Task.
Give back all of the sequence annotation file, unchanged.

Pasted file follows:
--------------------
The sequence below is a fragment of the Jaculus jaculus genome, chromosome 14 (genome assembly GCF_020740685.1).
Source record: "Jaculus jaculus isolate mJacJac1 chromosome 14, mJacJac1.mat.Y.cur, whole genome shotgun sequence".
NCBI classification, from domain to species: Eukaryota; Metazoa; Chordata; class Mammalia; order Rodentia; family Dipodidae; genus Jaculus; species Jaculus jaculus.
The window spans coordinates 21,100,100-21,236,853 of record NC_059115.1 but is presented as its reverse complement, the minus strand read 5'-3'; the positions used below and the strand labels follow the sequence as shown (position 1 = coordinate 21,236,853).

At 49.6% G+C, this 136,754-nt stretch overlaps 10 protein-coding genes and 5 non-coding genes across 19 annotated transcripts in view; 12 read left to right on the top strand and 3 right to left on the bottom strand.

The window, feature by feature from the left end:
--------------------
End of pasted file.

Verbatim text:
The sequence below is a fragment of the Jaculus jaculus genome, chromosome 14 (genome assembly GCF_020740685.1).
Source record: "Jaculus jaculus isolate mJacJac1 chromosome 14, mJacJac1.mat.Y.cur, whole genome shotgun sequence".
NCBI classification, from domain to species: Eukaryota; Metazoa; Chordata; class Mammalia; order Rodentia; family Dipodidae; genus Jaculus; species Jaculus jaculus.
The window spans coordinates 21,100,100-21,236,853 of record NC_059115.1 but is presented as its reverse complement, the minus strand read 5'-3'; the positions used below and the strand labels follow the sequence as shown (position 1 = coordinate 21,236,853).

At 49.6% G+C, this 136,754-nt stretch overlaps 10 protein-coding genes and 5 non-coding genes across 19 annotated transcripts in view; 12 read left to right on the top strand and 3 right to left on the bottom strand.

The window, feature by feature from the left end: